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 Vol. 7, No. 1 

January 2005

Since You Asked

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Image Names may be included at the discretion of the Editor unless querists request their names be withheld. Please check our Archive for the answer to your question before submitting it; there are over 1,000 articles in the Archive addressing numerous biblical topics. Submit a Question to GGO.

The Sabbath or the
 First Day of the Week?

By Louis Rushmore

The Greek word sabbaton (#4521 in Strong's Concordance) is used in the New Testament 68 times. FIFTY-NINE times it is translated SABBATH, but NINE times the very same word is ARBITRARILY translated "first day of the week."

Image Contrary to what every good Sabbatarian believes, the hundreds of scholars who over the centuries translated in our English versions "first day of the week" instead of  "one Sabbath" correctly represented the Greek into our language. Contrary to what every good Sabbatarian believes, the numerous commentators on the Christian day of worship (beginning with contemporaries to the apostles) correctly represented the Christian's special day of worship as the first day of the week and not as the seventh day of the week. The error of Sabbatarianism has been fought throughout past decades on so many fronts, and those battles may be found in various books, including recorded debates. This present excerpt from a longer email post attempts to defend Sabbatarianism through appeals to the Greek language.

However, first, the standard reference works to which students of the Bible appeal for insight into a better understanding of God's Word do not support Sabbatarianism. The McClintock and Strong Encyclopedia says under the entry, "Lord's Day": "Again, the phrase mia sabbaton is generally understood to be, according to the Jewish mode of naming the days of the week, the common expression for the first day." The International Standard Bible Encyclopaedia at the entry, "Lord's Day," notes a Hebraism for the "first day of the week": "The word in all passages for 'first' is poor Greek (mia, 'one,' for prote, a Hebraism), and the coincidence of the form of the phrase in Acts 20:7 and 1 Cor 16:2 with the form used by all four evangelists for the Resurrection Day is certainly not accidental..." Vine's refers to this combination of words, mia sabbaton, as an idiomatic expression. The dictionary definition for the word "idiom" includes: "having a meaning that cannot be derived from the conjoined meanings of its elements (as Monday week for 'the Monday a week after next Monday')" (Merriam). Resorting to a resource such as Strong's or Vine's for interpretation without consideration of surrounding words that make up an idiom cannot correctly render sabbaton always as "Sabbath."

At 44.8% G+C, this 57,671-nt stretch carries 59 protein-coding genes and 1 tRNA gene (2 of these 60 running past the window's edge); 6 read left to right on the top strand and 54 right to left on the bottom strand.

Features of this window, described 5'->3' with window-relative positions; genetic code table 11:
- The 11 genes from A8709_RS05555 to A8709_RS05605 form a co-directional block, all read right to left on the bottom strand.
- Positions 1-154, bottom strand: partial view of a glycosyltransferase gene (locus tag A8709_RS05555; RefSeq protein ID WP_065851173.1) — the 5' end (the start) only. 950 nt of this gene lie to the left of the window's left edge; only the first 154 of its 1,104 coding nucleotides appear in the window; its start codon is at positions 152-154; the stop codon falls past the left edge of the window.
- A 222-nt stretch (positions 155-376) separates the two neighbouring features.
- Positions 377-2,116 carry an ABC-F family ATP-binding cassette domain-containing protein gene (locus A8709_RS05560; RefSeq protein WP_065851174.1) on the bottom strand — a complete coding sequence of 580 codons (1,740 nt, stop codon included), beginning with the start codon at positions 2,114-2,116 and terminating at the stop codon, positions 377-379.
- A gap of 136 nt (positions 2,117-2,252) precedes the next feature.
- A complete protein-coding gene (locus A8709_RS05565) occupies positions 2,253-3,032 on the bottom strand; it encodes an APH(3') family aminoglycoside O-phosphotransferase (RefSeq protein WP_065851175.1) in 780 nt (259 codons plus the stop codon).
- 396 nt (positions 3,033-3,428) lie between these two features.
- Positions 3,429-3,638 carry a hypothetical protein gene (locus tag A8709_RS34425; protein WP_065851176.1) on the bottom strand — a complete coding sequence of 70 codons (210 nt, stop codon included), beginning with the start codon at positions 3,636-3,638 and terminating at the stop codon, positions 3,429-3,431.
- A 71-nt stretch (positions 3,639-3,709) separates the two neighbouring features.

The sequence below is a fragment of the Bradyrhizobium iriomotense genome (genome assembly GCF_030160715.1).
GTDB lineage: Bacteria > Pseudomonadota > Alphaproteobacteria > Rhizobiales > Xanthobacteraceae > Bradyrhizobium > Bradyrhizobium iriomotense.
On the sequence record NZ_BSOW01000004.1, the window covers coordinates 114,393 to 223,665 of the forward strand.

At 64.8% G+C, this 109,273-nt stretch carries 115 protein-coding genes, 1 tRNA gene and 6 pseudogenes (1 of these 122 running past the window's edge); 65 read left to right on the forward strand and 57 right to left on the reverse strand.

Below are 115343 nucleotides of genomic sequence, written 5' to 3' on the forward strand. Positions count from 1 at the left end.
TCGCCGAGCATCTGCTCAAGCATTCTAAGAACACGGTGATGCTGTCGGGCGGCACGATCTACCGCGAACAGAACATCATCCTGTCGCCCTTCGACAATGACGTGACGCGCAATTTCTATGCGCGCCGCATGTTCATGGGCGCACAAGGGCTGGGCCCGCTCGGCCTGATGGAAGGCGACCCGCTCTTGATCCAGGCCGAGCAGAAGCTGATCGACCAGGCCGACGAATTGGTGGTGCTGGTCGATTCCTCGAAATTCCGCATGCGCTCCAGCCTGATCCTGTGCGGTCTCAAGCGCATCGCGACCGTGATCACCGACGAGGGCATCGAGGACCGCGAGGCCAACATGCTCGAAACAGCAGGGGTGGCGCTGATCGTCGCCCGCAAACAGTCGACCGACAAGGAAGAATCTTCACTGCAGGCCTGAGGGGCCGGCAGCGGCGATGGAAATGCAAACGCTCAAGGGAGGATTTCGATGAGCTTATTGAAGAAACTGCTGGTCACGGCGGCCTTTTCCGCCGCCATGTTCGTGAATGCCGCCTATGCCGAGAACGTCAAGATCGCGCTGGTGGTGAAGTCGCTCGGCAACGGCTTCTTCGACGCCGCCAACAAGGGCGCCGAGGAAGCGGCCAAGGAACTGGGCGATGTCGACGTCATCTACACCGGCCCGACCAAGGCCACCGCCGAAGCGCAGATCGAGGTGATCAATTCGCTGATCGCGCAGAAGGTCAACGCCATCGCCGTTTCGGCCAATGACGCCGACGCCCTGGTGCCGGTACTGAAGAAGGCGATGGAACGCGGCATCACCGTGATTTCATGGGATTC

Second, the way in Greek that Hebrews (Jews) designated various days of the week pertained to a day's relationship to the seventh day or Sabbath. That means that sabbaton appears with other words to designate days in the week other than the Sabbath, or in some cases, in addition to the seventh or Sabbath. Here are some examples. Luke 18:12 reads, "I fast twice in the week, I give tithes of all that I possess." The Greek to express this reference to days in a week is "dis tou sabbatou" or "two days (in) a week" (Bauer, Gingrich and Danker), which includes sabbaton with qualifications in other words. Another Greek lexicon comments: "In some languages it may be better to render Lk 18.12 as simply 'for every seven days, I fast two days'" (Louw and Nida).  Mark 16:9 reads, "Now when Jesus was risen early the first day of the week, he appeared first to Mary Magdalene, out of whom he had cast seven devils." A Greek-English lexicon shows these words referring to the first day of week thus: "prote sabbatou on the first day of the week (Sunday)" (Bauer, Gingrich and Danker). Further, 1 Corinthians 16:2 reads, "Upon the first day of the week let every one of you lay by him in store, as God hath prospered him, that there be no gatherings when I come." The Greek for first day of the week is "kata mian sabbatou every Sunday" (Bauer, Gingrich and Danker).  Mark 16:2 reads, "And very early in the morning the first day of the week, they came unto the sepulchre at the rising of the sun." References to the first day of the week here come from "proi mias sabbatou early on Sunday morning" (Bauer, Gingrich and Danker). Matthew 28:1 reads, "In the end of the sabbath, as it began to dawn toward the first day of the week, came Mary Magdalene and the other Mary to see the sepulchre." The Greek for first day of the week here is mia sabbaton the first day of the week" (Bauer, Gingrich and Danker). John 20:1 reads, "The first day of the week cometh Mary Magdalene early, when it was yet dark, unto the sepulchre, and seeth the stone taken away from the sepulchre." The Greek corresponding to the first day of the week is "te de mia tov sabbaton on the first day of the week" (Louw and Nida). Consequently, to refer to the days of the week on which Jews fasted, the Greek reads, "deutera sabbaton kai pempte on the second and fifth days of the week (Monday and Thursday)" (Bauer, Gingrich and Danker).